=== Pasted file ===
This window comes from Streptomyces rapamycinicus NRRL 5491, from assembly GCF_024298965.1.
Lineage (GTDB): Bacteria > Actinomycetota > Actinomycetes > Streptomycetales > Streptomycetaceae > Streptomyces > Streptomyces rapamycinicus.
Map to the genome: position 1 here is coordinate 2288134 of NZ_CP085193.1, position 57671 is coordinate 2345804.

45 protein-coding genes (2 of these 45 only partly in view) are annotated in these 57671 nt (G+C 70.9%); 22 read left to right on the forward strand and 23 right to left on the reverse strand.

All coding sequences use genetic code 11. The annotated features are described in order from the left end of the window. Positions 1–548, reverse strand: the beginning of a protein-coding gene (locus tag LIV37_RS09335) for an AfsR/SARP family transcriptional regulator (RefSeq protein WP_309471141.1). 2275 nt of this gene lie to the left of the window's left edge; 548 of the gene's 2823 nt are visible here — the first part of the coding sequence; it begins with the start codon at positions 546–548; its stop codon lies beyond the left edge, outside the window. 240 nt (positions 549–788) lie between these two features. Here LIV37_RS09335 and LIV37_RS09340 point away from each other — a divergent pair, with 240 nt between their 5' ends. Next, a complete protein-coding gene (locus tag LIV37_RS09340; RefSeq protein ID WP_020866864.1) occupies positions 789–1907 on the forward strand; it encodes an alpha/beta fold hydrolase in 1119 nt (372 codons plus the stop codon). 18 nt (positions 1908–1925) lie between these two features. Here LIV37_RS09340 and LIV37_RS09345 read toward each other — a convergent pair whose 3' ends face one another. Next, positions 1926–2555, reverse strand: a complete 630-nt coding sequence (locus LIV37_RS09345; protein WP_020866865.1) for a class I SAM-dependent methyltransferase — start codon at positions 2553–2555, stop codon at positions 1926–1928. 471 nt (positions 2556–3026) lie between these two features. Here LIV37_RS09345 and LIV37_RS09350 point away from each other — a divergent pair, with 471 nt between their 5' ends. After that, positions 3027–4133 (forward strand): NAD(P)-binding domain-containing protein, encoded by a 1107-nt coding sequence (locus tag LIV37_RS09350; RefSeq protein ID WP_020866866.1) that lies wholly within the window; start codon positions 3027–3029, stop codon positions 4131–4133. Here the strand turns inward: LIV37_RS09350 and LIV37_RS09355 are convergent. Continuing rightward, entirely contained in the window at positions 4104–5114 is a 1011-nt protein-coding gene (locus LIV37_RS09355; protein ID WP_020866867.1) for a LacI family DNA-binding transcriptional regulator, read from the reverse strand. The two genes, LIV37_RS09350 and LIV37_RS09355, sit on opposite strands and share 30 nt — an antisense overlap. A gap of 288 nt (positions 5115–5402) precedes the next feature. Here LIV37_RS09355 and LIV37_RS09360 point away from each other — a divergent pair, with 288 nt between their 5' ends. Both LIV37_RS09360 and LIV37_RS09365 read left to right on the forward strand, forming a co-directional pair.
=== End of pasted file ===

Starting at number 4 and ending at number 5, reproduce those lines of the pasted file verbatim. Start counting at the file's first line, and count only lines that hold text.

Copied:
45 protein-coding genes (2 of these 45 only partly in view) are annotated in these 57671 nt (G+C 70.9%); 22 read left to right on the forward strand and 23 right to left on the reverse strand.

All coding sequences use genetic code 11. The annotated features are described in order from the left end of the window. Positions 1–548, reverse strand: the beginning of a protein-coding gene (locus tag LIV37_RS09335) for an AfsR/SARP family transcriptional regulator (RefSeq protein WP_309471141.1). 2275 nt of this gene lie to the left of the window's left edge; 548 of the gene's 2823 nt are visible here — the first part of the coding sequence; it begins with the start codon at positions 546–548; its stop codon lies beyond the left edge, outside the window. 240 nt (positions 549–788) lie between these two features. Here LIV37_RS09335 and LIV37_RS09340 point away from each other — a divergent pair, with 240 nt between their 5' ends. Next, a complete protein-coding gene (locus tag LIV37_RS09340; RefSeq protein ID WP_020866864.1) occupies positions 789–1907 on the forward strand; it encodes an alpha/beta fold hydrolase in 1119 nt (372 codons plus the stop codon). 18 nt (positions 1908–1925) lie between these two features. Here LIV37_RS09340 and LIV37_RS09345 read toward each other — a convergent pair whose 3' ends face one another. Next, positions 1926–2555, reverse strand: a complete 630-nt coding sequence (locus LIV37_RS09345; protein WP_020866865.1) for a class I SAM-dependent methyltransferase — start codon at positions 2553–2555, stop codon at positions 1926–1928. 471 nt (positions 2556–3026) lie between these two features. Here LIV37_RS09345 and LIV37_RS09350 point away from each other — a divergent pair, with 471 nt between their 5' ends. After that, positions 3027–4133 (forward strand): NAD(P)-binding domain-containing protein, encoded by a 1107-nt coding sequence (locus tag LIV37_RS09350; RefSeq protein ID WP_020866866.1) that lies wholly within the window; start codon positions 3027–3029, stop codon positions 4131–4133. Here the strand turns inward: LIV37_RS09350 and LIV37_RS09355 are convergent. Continuing rightward, entirely contained in the window at positions 4104–5114 is a 1011-nt protein-coding gene (locus LIV37_RS09355; protein ID WP_020866867.1) for a LacI family DNA-binding transcriptional regulator, read from the reverse strand. The two genes, LIV37_RS09350 and LIV37_RS09355, sit on opposite strands and share 30 nt — an antisense overlap. A gap of 288 nt (positions 5115–5402) precedes the next feature. Here LIV37_RS09355 and LIV37_RS09360 point away from each other — a divergent pair, with 288 nt between their 5' ends. Both LIV37_RS09360 and LIV37_RS09365 read left to right on the forward strand, forming a co-directional pair.